I purchased an Arkansas Black Apple from Stark Brothers last year for my yard in Eastern Pennsylvania. It survived the mild winter, but now the leaves don’t appear healthy. Any ideas what might cause this appearence?
Scorched leaves can come from late frost damage, oil applied in poor conditions or Captan when leaves are tender from growing in mostly cloudy weather.
This season has provided all of the above- if you didn’t spray it was probably frost. Check growing shoots- if new leaves are clean, I wouldn’t worry about it.
A group of trees I planted in 1991 acquired from Miller Nursery…only Arkansas Black died a natural death…at about age 10 on M7 rootstock.
I’ve grafted it with difficulty, but now have a small limb on a Frankentree.
Yet, it’s said to take hot conditions of Arkansas and western Tennessee.
They’d make good baseballs if you had a good arm and wanted to throw them!
(Or good rocks if you needed a weapon and didn’t have a gun.)
They do soften in storage. Here they are hard but good off the tree and beautiful apples but I have often read that they are considered a storage apple. They suck as a nursery tree, though, because they are the spurriest, slowest growing variety I grow. A slow growing tree also doesn’t tend to be a great survivor of stress.
I think there are at least two strains of Arkansas Black. The regular version which has good vigor and a version that has lots of spurs with the associated low vigor. I think I have the higher vigor version. I grafted a couple of trees on Bud 9 and the vigor is good (at least for Bud 9). The Home Orchard Society lists two versions with different vigors as well.
Miller’s nursery used to tout their spur varieties that included that version of Ark Black, so I agree with you. I got mine from ACN and apparently they sell the spurry strain without identifying it as such. They probably sell it almost exclusively to home growers so they aren’t going to get a lot of push-back for not clearly identifying it. I’d prefer the strain with greater vigor. I will mention it to them.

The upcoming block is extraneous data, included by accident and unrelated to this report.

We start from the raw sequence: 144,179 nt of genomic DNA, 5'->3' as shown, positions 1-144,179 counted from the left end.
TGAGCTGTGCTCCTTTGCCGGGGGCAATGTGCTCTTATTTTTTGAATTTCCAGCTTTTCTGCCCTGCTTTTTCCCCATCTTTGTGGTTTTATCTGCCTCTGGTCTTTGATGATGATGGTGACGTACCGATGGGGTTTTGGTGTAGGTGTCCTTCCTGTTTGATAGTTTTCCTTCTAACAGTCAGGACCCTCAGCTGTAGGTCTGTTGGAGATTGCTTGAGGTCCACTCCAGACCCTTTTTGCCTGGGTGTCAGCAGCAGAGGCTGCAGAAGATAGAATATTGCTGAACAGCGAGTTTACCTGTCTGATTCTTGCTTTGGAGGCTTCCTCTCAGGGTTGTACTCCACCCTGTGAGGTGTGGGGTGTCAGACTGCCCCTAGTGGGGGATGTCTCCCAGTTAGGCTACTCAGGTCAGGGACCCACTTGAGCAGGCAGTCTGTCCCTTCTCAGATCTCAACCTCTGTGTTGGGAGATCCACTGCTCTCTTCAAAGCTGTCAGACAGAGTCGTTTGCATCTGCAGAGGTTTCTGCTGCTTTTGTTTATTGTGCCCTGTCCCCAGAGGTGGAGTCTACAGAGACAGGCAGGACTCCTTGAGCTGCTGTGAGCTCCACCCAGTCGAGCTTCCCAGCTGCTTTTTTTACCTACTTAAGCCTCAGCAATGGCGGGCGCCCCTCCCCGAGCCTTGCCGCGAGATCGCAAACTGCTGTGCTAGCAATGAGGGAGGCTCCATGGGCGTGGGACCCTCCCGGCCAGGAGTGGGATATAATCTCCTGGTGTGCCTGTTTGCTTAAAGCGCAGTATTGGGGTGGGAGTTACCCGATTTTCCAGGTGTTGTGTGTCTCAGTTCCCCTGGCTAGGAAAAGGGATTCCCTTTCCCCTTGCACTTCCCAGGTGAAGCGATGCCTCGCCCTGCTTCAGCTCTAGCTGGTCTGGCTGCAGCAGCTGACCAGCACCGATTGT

The ArkBlack Compspur as Millers called it. Shy bloomer, shy producer despite the huge number of spurs was my experience. Granny Smith was planted next to it, and it’s also a spur tree that blooms early with nice white blooms and has never cropped well at all, and I put in a “replacement” tree about 4 feet away from it this past summer…either it croaks or I saw it down in a year or three.
The third tree down the row was Fuji and it remains healthy after nearly 31 years also on M7.
I guess I lucked out with the high vigor version. I got it from a local orchard that had most of it’s trees on m26. Low vigor on Bud 9 would have been a disaster- probably a stick with blooms. At least you guys are using roostocks with some real vigor like m111.
I assume you’d call it ‘high vigor’ … the large tall tree I got scionwood from last winter.
Who knows when I’ll see apples from that though.
Ed Fackler always recommended avoiding the ‘Colonial J-Spur’ strain of ArkBlack as never developing flavor…a beautiful, long-keeping cardboard flavored apple.